The sun was warm across his shoulders. The boat needed paint, he reminded himself. Again. He recalled it being a light grey with buff interior when he rowed Elsie on the lake.
“What is the name of the boat?” she had asked him.
“This one? It doesn’t have a name.”
“It should have a name. It deserves one.” She had patted it like a dog. “Let’s think of a good name.”
One of their bedroom pleasures had been to share a pillow and to make up names for the children they would have. “William,” he had said. “Bill. Or Billy. Another one named Pete.”
“Lillian,” she had said. “Lillian Inez. Or Elizabeth. I like Elizabeth Ann.”
“Sounds like a name out of one of your books.”
“What’s wrong with that? My love, we can name our child after our family members or we can give them lovely names full of potential.”
“Lizzie?” He had winked.
“Elizabeth. Bethany if she has to have a nickname.”
“You win. Elizabeth. Protected by her big brother, Bill.”
The memory pained him, a stab in a place that never healed over. They had no children, of course, and a doctor counselled Ed that he should refrain from “relations” with his wife as pregnancy would hasten her demise. He saw, again, too clearly, her dark hair against the pillow. Saw a cloth held to her mouth that grew crimson before his eyes as she chuffed another painful cough. Ed closed his eyes.
Ed LaBeaux woke in a surfeit of sound. His hearing had faded as with men of his generation, brought on by unmuffled tractor engines, by jack hammers, or by the deliberate percussive nature of war. He shook himself awake, upright in the boat. Ed had been hard of hearing when his first wife walked the earth, and had bent close to her as she lay in the bed of the TB ward.
“What, Elsie,” he said, “what are you saying to me?”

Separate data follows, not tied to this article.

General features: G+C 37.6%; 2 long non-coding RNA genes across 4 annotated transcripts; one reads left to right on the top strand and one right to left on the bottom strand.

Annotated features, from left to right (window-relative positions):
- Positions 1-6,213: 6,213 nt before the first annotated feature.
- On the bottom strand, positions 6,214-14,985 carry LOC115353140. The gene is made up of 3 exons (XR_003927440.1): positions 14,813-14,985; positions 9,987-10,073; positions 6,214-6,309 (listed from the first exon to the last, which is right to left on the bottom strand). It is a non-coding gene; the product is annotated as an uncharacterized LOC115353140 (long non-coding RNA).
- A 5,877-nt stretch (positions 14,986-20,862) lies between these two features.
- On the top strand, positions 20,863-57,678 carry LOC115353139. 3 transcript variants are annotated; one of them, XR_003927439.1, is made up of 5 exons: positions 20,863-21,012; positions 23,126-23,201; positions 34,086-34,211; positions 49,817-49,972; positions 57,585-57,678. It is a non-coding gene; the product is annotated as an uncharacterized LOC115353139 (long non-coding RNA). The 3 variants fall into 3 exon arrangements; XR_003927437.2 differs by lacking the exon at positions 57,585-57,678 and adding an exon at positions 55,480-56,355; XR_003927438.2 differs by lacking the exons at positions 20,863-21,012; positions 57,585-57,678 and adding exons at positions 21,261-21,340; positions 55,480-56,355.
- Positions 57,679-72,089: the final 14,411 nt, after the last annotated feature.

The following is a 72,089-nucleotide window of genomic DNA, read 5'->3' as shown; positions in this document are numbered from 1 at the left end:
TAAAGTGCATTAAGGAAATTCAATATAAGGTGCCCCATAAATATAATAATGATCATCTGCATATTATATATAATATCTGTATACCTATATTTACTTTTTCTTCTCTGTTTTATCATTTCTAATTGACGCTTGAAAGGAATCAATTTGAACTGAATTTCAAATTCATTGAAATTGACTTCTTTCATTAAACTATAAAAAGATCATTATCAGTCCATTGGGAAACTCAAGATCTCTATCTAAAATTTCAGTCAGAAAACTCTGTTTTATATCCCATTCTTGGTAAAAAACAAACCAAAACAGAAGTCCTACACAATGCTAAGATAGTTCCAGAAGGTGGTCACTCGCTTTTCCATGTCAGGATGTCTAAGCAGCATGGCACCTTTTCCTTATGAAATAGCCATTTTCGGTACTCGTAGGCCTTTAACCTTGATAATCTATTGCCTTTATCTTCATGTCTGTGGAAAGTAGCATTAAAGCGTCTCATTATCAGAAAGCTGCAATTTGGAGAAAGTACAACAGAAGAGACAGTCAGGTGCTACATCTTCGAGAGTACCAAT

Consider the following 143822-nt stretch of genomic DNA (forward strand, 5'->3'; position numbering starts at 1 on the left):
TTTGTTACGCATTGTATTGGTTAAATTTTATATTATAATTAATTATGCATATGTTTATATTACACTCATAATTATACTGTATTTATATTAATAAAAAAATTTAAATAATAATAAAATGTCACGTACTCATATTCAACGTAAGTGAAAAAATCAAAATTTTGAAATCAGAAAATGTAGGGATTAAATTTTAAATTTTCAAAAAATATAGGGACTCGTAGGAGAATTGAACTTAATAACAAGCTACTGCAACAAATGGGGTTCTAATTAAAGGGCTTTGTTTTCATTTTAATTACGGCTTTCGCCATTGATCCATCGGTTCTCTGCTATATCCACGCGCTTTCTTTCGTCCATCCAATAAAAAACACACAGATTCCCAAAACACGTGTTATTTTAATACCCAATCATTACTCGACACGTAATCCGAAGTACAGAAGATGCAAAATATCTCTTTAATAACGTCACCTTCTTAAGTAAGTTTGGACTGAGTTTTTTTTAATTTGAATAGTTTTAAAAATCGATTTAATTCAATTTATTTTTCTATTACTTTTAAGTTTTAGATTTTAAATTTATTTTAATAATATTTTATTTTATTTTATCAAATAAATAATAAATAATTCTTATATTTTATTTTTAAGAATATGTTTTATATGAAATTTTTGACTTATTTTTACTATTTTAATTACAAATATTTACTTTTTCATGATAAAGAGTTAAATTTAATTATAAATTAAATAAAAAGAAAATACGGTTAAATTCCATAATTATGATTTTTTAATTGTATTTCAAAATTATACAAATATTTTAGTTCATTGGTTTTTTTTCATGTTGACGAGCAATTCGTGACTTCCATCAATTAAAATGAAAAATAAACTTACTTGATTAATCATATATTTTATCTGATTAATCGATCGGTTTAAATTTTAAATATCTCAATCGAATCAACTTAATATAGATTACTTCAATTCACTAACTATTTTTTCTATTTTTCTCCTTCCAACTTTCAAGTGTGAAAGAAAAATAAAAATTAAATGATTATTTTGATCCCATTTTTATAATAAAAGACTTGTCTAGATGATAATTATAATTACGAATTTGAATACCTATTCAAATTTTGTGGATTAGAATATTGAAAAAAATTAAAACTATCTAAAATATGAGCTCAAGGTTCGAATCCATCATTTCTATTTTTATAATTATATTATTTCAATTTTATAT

“Not too close,” she breathed. “Don’t want you to catch it.”
With the second wife, Christene, hearing wasn’t so important. She was also remarried, two to his one, and had learned to speak loud. It was useful in the bar they owned, her cry of last call a sure bark to end the evening. It was a cry of authority and finality. No men would gather in the back room when she worked, gathering to play cribbage or pinochle while Ed cleaned up. She used the same tone on the telephone when wives would call for their husbands.
“He’s here,” she would say, and stare at the man in question. “He’s right here.”
“We’d do better,” Ed told her as they emptied the till, “if you were less hard on the men.”
“Works both way,” she answered. “When a fella gets a tab I go see the wife. She pays it out her egg money or some such thing. The women pay back my honesty.” She shook a finger at her husband. “You let Bill Kvapil fall behind on his bar tab and he never paid.”
“Of course not. He died.”
“If he’s a been married his widow would have paid.”
“If he had been married he wouldn’t have been in that tree spying on the schoolteacher’s bedroom. He wouldn’t have broke his neck over some lacy drawers.”
“So you say. I wouldn’t put it past him to die in some other foolish way.”
“That wife,” Del Sooner would say to Ed, safely out of her hearing, “she’s a pistol.”
“I know. And I’m a son of a gun.”
But they did alright in the bar. Ed had got a loan from Christene’s brother, Herman Hennig. Herman had been led to believe it was for his new brother-in-law to purchase a few milk cows. Ed had sixty acres and surely that meant the man was going to farm them. When he found out the money went to purchase the Black Bear Tavern, he threatened to never speak to his sister again. He was a crew cut block of man with a gap in his front teeth. Some said he resembled a fat Teddy Roosevelt.
“Go ahead,” Ed told the man. “She won’t miss you spitting on her.”